Using that same thing, I think there’s this unspoken assumption of White spaces. It’s actually individual as much as institutional. When a White individual realizes that their whole friendship network is White, their solution statement, their theory of change, is, “I need to have Black friends” or “I need to have friends of color in my life.” Diversity is seen as the solution. It happens all the time in churches. There’s an Angela Davis quote where she says, “Why would we want Black people to go into spaces that are still dominated by white supremacy?” It doesn’t make any sense whatsoever. Diversity is like a death sentence if the space that they’re coming into hasn’t addressed the toxic reality of white supremacy.
That’s the bottom line. What we’re up against isn’t segregation. That’s a symptom of the disease. The disease is white supremacy, not segregation. So any space that are particularly serious about this won’t deal with the symptoms of segregation; we’ll deal with the disease of white supremacy.
In a perfect world, it’s actually easier to deal with the disease of white supremacy with a diverse leadership team. Certainly a diverse team of people is much better equipped to deal with the disease than an all-White team. But if you try to build diversity and don’t deal with the disease, I actually think you’ve done more damage than help to it, because now the disease just gets to live unchecked. We can think that we’re diverse enough that we don’t have to deal with the disease of white supremacy anymore.
I actually think that one of the most dangerous things you can find is not a White church that won’t talk about white supremacy. It’s a diverse church that won’t talk about white supremacy. At least within an all White church, once it gets started, the homogeneity becomes an advantage for a period of time because you can have really directed conversations within the White community. When you build a diverse church that refused to talk about white supremacy, that thing’s hard to move once it gets to form. So, diversity is powerful if it’s used for the purposes of attacking white supremacy. But if it becomes an end instead of a means to an end, it actually becomes just one more tool to advance white supremacy.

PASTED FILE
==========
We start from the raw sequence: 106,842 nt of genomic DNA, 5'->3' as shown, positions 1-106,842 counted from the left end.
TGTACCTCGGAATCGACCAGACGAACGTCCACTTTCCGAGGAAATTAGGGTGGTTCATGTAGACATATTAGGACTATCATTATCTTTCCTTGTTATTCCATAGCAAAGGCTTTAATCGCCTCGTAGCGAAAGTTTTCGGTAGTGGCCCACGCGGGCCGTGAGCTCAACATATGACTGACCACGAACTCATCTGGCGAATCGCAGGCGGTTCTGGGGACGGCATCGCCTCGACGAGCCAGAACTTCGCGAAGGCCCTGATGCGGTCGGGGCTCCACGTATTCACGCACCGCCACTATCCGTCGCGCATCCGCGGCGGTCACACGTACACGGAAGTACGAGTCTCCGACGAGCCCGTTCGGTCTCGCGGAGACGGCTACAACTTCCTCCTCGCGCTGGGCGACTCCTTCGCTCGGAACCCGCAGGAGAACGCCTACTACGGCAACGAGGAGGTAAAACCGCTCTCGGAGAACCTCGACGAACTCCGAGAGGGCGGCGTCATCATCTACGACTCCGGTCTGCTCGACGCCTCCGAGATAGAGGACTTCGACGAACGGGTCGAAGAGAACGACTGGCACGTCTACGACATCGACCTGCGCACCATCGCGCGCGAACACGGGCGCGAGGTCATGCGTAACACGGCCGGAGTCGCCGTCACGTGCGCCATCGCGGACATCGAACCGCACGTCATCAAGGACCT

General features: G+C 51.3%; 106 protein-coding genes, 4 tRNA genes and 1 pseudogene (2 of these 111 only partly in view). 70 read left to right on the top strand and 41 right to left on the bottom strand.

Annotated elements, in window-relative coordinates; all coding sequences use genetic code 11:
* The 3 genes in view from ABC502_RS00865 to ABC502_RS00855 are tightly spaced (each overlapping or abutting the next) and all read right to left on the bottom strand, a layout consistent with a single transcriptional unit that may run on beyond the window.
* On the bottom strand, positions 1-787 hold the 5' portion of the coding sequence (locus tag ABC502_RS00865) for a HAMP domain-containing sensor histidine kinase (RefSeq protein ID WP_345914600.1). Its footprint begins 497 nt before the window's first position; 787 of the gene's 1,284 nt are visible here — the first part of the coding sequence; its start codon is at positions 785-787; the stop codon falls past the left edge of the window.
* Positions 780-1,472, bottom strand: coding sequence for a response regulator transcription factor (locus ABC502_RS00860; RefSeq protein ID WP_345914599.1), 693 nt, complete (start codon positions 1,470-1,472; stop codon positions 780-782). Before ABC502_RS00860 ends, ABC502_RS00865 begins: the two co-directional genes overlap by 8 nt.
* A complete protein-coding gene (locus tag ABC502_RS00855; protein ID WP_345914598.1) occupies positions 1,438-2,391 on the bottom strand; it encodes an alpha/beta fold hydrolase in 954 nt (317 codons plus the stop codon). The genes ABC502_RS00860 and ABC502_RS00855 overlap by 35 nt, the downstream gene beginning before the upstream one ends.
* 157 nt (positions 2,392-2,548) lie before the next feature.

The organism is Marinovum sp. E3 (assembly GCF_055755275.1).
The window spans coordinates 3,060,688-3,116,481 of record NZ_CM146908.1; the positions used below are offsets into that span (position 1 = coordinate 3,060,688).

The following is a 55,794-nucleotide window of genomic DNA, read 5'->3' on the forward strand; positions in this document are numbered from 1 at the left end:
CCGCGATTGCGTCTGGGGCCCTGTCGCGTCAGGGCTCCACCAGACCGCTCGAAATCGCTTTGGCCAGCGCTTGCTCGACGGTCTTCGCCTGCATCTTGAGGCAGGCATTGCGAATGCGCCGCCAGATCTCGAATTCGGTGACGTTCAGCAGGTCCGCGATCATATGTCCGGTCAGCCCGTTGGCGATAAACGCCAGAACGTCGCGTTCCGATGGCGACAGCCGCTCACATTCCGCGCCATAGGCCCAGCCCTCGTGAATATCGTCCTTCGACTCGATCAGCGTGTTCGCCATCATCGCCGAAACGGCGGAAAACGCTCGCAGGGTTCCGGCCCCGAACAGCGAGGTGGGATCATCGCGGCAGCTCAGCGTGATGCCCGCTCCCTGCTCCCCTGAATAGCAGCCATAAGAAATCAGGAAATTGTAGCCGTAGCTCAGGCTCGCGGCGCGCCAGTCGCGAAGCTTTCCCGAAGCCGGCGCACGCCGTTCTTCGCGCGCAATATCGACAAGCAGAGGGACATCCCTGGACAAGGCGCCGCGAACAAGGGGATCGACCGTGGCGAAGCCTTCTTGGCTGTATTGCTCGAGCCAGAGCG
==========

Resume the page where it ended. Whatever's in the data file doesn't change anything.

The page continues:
As a pastor in ministry, have you seen any significant generational shifts in terms of anti-racism? What do you think about these trends?
I think, to me, there would be no question that the awareness level is exponentially high with each generation. When you get the kids coming into college right now, that’s all they know is Black Lives Matter and #MeToo and LGBTQ+ equality. These are all just normalized. You’re totally out of it if you’re not supportive of all of those movements. So I would certainly recognize a monumental kind of shift from when I was in college and the conversation we had. I’d say that continues to trend in a positive direction, just in terms of the normalization of these topics and subject matters.
I think there’s risks that come with that, too. It’s a different derivative of the same kind of conversation about the dangers of being woke. The generational risk is that you’re almost born into this kind of wokeness and inoculated from the like real savage realities of white supremacy. Particularly for White folks and White-adjacent folks, it’s very rare that the folks who are born into that kind of wokeness environment do deep self-interrogation around the ongoing impact of white supremacy.
I have this conversation all the time: “Which group is harder to work with, the progressives or the conservatives?” The progressives think they know everything already. This kind of sense that they get it totally disables them from doing serious internal self-interrogation. It actually ends up being much more difficult to reveal the impact of white supremacy for self-anointed enlightened folks than it is for those who are just outright ignorant.
I still think there’s real significant challenges in terms of recognizing that the cure to white supremacy is not learning the lingo about it. That’s a starting point. That’s an important thing. I think we’ve seen this in all the activism circles, too. I think there’s a generational gap between the young ones who see a lot of this more clearly, but there’s kind of a deep division that’s happened between the old heads who lived this stuff and the young ones who have the lingo for it. We all need each other. There’s real value and beauty to multi-generational activism.